It’s my turn: I am ushered into the CT room and before I know it, I’m lying on the platform that has been dressed with some pillows, sheets and a blanket. There is a large photograph of a peaceful mountain lake on the ceiling designed to draw my focus while the tech pushes some buttons and the bed slides into the doughnut, which feels a little like packing a full-grown adult into one of those playground slide-tunnels meant for kids. But I am not worried. I’ve been here before. I see the little green face light up and as the centrifuge-like scanner comes alive. I close my eyes and wait for the voice commanding me to “Hold your breath”. A couple cycles of sliding in and out of the doughnut scanner and the commands. Then, just as quickly, I’m done. The lights, which had been turned off, are blazing and the tech is by my side.
“All set,” she says.
I walk back across the hall to the changing room, which I do quickly, relieved to be done. Back out in the tunnel, I am struck by a thought. I am walking out of this place, past the kids’ artwork and other people headed to the CT scanner, out into the warm sun. There are people on hospital floors above me who will never leave. This is their final place. I think to myself that I am one of the lucky ones. I am humbled by a sense of being alive, of having more time on this earth, of being someone who beat cancer (knock on wood), while others won’t.
There are people on hospital floors above me who will never leave. This is their final place. I think to myself that I am one of the lucky ones.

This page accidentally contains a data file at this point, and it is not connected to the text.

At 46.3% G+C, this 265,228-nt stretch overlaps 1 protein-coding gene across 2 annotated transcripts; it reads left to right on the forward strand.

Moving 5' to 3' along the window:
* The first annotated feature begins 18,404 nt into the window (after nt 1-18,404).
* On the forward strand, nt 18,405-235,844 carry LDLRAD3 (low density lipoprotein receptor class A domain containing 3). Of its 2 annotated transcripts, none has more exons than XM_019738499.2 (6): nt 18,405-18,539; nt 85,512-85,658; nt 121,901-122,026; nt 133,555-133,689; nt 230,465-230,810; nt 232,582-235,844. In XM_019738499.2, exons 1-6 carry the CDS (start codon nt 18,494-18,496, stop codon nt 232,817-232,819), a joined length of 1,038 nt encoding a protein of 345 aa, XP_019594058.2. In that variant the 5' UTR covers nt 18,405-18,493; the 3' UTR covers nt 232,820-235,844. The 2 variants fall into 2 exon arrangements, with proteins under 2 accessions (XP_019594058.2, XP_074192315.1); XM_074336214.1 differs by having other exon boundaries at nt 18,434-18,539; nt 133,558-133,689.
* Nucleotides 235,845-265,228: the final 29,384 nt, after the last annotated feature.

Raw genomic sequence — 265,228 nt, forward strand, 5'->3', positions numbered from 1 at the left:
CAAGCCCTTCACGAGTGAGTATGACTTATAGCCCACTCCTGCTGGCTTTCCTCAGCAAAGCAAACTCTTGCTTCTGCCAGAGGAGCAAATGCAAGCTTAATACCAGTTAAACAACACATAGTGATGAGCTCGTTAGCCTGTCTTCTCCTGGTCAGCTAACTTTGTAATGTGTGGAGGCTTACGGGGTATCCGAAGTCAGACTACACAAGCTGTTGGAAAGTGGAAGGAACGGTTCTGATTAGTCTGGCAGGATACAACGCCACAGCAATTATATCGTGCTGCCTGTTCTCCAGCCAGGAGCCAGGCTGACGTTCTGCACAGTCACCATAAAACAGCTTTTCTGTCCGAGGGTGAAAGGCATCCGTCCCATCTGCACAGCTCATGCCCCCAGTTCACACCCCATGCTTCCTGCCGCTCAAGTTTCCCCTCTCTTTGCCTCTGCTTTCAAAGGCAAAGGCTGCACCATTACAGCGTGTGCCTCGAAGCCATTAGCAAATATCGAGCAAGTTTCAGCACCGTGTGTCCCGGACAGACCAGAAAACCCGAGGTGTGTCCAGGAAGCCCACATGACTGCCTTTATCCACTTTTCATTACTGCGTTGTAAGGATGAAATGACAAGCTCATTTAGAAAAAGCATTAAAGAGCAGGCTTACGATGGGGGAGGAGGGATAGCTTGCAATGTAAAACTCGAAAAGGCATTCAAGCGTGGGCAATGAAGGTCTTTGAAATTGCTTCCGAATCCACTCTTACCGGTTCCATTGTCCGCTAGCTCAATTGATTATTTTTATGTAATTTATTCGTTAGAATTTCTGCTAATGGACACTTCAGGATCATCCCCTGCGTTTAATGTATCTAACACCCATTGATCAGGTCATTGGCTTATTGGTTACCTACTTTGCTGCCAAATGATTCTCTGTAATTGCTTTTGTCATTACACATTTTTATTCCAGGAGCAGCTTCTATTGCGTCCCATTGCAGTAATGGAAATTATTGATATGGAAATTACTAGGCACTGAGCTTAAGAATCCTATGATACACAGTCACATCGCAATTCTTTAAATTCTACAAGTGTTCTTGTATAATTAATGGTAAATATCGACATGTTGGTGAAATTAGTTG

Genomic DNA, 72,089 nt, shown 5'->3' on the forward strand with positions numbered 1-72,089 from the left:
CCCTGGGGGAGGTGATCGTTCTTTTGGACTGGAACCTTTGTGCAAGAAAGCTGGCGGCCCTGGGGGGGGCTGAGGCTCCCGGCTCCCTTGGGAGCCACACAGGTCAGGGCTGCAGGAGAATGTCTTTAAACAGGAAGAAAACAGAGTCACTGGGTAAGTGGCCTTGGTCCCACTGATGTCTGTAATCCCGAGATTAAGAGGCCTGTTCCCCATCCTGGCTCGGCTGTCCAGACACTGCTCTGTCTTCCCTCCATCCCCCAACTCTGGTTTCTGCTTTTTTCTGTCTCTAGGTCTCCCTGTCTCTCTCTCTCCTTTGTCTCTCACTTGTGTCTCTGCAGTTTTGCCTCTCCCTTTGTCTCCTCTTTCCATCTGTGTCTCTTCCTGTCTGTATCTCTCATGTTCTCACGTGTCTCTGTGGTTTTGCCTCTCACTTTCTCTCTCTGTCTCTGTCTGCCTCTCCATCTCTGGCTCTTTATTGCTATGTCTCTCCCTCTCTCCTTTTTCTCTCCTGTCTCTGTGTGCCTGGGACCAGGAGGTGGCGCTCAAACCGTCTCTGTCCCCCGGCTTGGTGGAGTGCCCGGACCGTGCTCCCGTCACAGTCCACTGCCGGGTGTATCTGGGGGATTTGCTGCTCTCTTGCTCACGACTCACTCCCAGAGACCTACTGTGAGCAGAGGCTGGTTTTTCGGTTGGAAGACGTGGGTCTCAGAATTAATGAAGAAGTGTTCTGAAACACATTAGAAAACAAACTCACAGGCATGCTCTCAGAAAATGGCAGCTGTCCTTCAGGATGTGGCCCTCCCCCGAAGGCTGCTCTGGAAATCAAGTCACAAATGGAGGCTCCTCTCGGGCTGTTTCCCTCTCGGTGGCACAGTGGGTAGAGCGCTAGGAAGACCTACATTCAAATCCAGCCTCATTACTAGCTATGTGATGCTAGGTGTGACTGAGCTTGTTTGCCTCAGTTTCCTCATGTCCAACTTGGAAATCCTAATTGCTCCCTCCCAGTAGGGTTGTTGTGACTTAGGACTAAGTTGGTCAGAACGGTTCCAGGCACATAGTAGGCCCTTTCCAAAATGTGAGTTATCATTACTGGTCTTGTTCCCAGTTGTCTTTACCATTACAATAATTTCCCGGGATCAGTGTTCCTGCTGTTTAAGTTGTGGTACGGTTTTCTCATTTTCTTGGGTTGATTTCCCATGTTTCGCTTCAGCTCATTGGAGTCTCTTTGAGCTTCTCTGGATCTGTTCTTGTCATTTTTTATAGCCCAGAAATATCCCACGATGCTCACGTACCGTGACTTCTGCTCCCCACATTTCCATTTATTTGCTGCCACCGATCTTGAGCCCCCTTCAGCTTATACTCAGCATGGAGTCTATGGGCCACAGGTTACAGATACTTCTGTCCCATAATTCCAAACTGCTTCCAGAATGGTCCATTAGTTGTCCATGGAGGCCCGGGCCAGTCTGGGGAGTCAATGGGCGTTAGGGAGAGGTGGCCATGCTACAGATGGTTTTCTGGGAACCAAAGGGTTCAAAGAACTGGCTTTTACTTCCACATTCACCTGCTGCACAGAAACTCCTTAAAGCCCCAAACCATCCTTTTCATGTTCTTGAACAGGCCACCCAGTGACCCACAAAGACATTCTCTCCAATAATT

The tunnel feels now like it has released its grip on me. Allowing me to depart. I’ve served my time in the medical system.
I have this thought too: how profound the impact of time. Five years ago I was in this same place, having just had surgery to excise the fist-sized tumor and my left kidney. It was all about cancer then. My fears were palpable–I sensed cancer in every little ache. Malignant cells ran somewhere in my body, ready to pounce ferociously to take over my body. Every six months I was back here, and though in the interim I was able to push morbid thoughts aside, all my fears rushed right back in the moments before and during my time in the CT. And for a few days afterward, until my doctor called with the “all clear”, my wife Elin and I were on edge.
I have a responsibility now; the responsibility of the survivor
Not true today. Today is different. Each scan has been a benchmark I pass, like mile markers in a 10-kilometer road race, to a finish line around the corner on some bright horizon. As I walk out to the parking lot and look toward the sun and its warmth, I feel more peace. This cancer episode, with its doctors and CT scans and fears about my health and the doubts about how long I’ll be around, is done. I am alive. Cancer-free (for now). More like the rest of the people around me than those back in that CT waiting room.
I have a responsibility now; the responsibility of the survivor, to appreciate the joy life gives us, in each moment, to be grateful for being here with the opportunity to worry about more mundane details that fill our heads most of the time. Free to make the choice to be happy for each breath, happy that my body has fought and killed any rogue cancer cells the surgeon missed. Free to enjoy the smile on my wife’s face or the simple pleasure of eating ice cream on a summer day and so many other simple things that I might otherwise take for granted, things which people deeply embroiled in their own chemo and radiation therapy battles don’t.
This time has been my friend. These five years have served up a basic but profound lesson that I either forgot or never knew: life is how we live each moment. Lest we forget that all we have in life is the present, cancer offers a huge and often fatal reminder.
I’m one of the lucky ones who has escaped and gets to pass on its lesson.